Producing and Reflecting Maps
Climatology & Climatography of Care
Call for Research-Art Collaboration - GLOBAL IN/JUSTICE
Homelessness in Bern
Climatology & Climatography of Care
Visual Histories and Global Futures
The team includes Karolina Sobecka, PhD candidate at ECAM European Center for Art, Design and Media based Research at Basel and Kunstuniversität Linz as well as Prof. Dr. Stefan Brönnimann from the Institute of Geography of the University of Bern. Together they will work within the framework of the residency at the mLAB.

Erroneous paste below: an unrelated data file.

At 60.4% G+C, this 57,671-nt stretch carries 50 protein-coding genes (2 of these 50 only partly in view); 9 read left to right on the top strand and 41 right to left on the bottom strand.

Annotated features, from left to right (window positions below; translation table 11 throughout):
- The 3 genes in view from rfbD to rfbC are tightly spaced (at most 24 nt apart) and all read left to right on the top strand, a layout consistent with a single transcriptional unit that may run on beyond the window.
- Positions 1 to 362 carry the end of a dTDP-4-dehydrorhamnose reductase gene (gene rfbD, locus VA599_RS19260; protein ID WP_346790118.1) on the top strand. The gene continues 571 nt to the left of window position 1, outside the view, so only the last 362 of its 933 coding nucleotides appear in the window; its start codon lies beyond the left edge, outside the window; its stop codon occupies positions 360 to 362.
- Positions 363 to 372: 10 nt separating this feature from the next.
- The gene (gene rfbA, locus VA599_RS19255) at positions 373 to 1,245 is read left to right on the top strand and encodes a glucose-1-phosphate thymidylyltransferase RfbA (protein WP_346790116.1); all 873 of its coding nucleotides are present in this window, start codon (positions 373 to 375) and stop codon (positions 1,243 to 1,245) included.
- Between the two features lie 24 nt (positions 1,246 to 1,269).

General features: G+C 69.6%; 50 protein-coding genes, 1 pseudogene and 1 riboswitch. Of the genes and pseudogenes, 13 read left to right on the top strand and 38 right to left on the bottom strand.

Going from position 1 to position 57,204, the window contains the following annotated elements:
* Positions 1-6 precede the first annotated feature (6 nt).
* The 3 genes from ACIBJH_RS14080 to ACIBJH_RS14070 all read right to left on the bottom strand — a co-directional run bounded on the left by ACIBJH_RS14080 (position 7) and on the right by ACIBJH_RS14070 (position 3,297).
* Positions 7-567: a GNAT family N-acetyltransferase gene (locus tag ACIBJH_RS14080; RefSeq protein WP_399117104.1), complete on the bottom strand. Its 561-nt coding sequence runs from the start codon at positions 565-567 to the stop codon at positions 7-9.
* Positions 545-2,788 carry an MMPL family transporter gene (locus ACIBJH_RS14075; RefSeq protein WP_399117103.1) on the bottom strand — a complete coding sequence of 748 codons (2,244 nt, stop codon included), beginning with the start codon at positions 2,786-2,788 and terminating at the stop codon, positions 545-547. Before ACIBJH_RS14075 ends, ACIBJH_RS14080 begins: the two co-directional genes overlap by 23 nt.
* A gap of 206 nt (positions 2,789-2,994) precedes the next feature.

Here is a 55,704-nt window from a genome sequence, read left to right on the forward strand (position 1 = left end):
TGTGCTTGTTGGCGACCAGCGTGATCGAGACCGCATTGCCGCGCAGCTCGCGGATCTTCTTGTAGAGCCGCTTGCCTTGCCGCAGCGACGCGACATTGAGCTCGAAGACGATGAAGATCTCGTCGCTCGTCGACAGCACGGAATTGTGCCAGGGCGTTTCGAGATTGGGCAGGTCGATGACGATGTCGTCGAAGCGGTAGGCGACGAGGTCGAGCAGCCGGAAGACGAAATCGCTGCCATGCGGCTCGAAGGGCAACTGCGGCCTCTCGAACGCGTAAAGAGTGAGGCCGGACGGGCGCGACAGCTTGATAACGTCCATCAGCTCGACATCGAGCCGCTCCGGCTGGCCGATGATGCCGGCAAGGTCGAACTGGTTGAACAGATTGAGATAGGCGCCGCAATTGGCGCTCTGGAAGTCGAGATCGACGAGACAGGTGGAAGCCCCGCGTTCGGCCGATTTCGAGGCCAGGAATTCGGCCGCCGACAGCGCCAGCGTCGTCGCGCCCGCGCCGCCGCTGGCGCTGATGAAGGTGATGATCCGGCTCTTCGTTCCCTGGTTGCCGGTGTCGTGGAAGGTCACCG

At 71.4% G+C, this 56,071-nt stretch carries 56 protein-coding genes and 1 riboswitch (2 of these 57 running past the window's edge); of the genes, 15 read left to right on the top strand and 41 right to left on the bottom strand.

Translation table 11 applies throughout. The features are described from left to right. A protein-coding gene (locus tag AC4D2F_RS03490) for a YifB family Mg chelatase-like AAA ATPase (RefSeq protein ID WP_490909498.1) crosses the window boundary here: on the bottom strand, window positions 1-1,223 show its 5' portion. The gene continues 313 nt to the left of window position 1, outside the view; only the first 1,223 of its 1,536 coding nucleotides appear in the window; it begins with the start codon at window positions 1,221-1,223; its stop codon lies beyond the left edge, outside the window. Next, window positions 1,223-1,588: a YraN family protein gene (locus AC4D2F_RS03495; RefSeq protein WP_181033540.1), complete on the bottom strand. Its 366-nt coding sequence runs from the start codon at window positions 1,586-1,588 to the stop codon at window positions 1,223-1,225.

The proposed project is interested in histories and futures of climatology and climatography, not simply as a scientific trajectories and disciplines, but as a means of knowledge production that relates to colonial enterprises. Climate change not only causes social inequality, but the ways in which we measure, visualize and communicate climate data could better encompass complex regional differences, modes of care and social implications of climate sciences. The perspective of climatology as a discipline that is entrenched in economic and political spheres, extends the existing research at the Institute of Geography with their work in historical climatology, recomposing weather and climate over the past ca. 400 years, as well their research into a combination of early instrumental data, proxies and climate models, climate dynamics and large-scale variability and climate and society interactions.